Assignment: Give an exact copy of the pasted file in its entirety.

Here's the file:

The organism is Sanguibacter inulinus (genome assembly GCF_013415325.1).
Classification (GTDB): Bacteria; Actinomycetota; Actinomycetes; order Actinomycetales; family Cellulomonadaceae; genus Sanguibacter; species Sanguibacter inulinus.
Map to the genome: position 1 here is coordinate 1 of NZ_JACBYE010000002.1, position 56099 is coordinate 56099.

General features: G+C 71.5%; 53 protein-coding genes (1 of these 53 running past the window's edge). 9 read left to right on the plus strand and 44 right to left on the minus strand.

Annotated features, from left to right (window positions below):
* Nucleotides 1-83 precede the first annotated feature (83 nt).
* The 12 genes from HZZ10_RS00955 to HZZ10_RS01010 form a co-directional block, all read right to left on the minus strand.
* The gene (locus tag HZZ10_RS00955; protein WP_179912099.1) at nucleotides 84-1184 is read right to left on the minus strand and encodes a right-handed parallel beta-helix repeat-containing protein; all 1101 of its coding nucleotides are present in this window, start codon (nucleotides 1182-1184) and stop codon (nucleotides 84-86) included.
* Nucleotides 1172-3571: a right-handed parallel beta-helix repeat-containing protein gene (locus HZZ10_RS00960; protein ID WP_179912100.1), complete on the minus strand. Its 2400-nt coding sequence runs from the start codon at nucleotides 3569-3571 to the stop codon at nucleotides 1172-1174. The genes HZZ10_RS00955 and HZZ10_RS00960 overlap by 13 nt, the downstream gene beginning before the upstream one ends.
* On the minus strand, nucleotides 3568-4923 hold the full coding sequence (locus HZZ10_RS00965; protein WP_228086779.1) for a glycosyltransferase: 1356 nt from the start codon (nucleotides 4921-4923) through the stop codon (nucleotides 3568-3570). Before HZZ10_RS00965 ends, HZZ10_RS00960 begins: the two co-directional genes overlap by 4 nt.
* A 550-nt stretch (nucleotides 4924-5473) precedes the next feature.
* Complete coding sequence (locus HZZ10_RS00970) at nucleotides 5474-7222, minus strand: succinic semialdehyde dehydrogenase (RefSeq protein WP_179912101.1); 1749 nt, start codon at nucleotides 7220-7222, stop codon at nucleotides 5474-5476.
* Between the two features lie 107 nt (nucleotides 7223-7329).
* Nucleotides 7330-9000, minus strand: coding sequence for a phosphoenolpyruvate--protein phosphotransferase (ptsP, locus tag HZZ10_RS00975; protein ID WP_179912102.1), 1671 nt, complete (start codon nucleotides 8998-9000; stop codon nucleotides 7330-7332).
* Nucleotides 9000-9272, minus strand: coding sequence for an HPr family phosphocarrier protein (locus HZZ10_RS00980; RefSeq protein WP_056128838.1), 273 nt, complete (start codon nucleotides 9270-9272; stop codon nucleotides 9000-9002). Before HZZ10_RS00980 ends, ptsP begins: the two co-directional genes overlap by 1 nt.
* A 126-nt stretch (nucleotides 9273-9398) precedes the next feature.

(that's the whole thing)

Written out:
The organism is Sanguibacter inulinus (genome assembly GCF_013415325.1).
Classification (GTDB): Bacteria; Actinomycetota; Actinomycetes; order Actinomycetales; family Cellulomonadaceae; genus Sanguibacter; species Sanguibacter inulinus.
Map to the genome: position 1 here is coordinate 1 of NZ_JACBYE010000002.1, position 56099 is coordinate 56099.

General features: G+C 71.5%; 53 protein-coding genes (1 of these 53 running past the window's edge). 9 read left to right on the plus strand and 44 right to left on the minus strand.

Annotated features, from left to right (window positions below):
* Nucleotides 1-83 precede the first annotated feature (83 nt).
* The 12 genes from HZZ10_RS00955 to HZZ10_RS01010 form a co-directional block, all read right to left on the minus strand.
* The gene (locus tag HZZ10_RS00955; protein WP_179912099.1) at nucleotides 84-1184 is read right to left on the minus strand and encodes a right-handed parallel beta-helix repeat-containing protein; all 1101 of its coding nucleotides are present in this window, start codon (nucleotides 1182-1184) and stop codon (nucleotides 84-86) included.
* Nucleotides 1172-3571: a right-handed parallel beta-helix repeat-containing protein gene (locus HZZ10_RS00960; protein ID WP_179912100.1), complete on the minus strand. Its 2400-nt coding sequence runs from the start codon at nucleotides 3569-3571 to the stop codon at nucleotides 1172-1174. The genes HZZ10_RS00955 and HZZ10_RS00960 overlap by 13 nt, the downstream gene beginning before the upstream one ends.
* On the minus strand, nucleotides 3568-4923 hold the full coding sequence (locus HZZ10_RS00965; protein WP_228086779.1) for a glycosyltransferase: 1356 nt from the start codon (nucleotides 4921-4923) through the stop codon (nucleotides 3568-3570). Before HZZ10_RS00965 ends, HZZ10_RS00960 begins: the two co-directional genes overlap by 4 nt.
* A 550-nt stretch (nucleotides 4924-5473) precedes the next feature.
* Complete coding sequence (locus HZZ10_RS00970) at nucleotides 5474-7222, minus strand: succinic semialdehyde dehydrogenase (RefSeq protein WP_179912101.1); 1749 nt, start codon at nucleotides 7220-7222, stop codon at nucleotides 5474-5476.
* Between the two features lie 107 nt (nucleotides 7223-7329).
* Nucleotides 7330-9000, minus strand: coding sequence for a phosphoenolpyruvate--protein phosphotransferase (ptsP, locus tag HZZ10_RS00975; protein ID WP_179912102.1), 1671 nt, complete (start codon nucleotides 8998-9000; stop codon nucleotides 7330-7332).
* Nucleotides 9000-9272, minus strand: coding sequence for an HPr family phosphocarrier protein (locus HZZ10_RS00980; RefSeq protein WP_056128838.1), 273 nt, complete (start codon nucleotides 9270-9272; stop codon nucleotides 9000-9002). Before HZZ10_RS00980 ends, ptsP begins: the two co-directional genes overlap by 1 nt.
* A 126-nt stretch (nucleotides 9273-9398) precedes the next feature.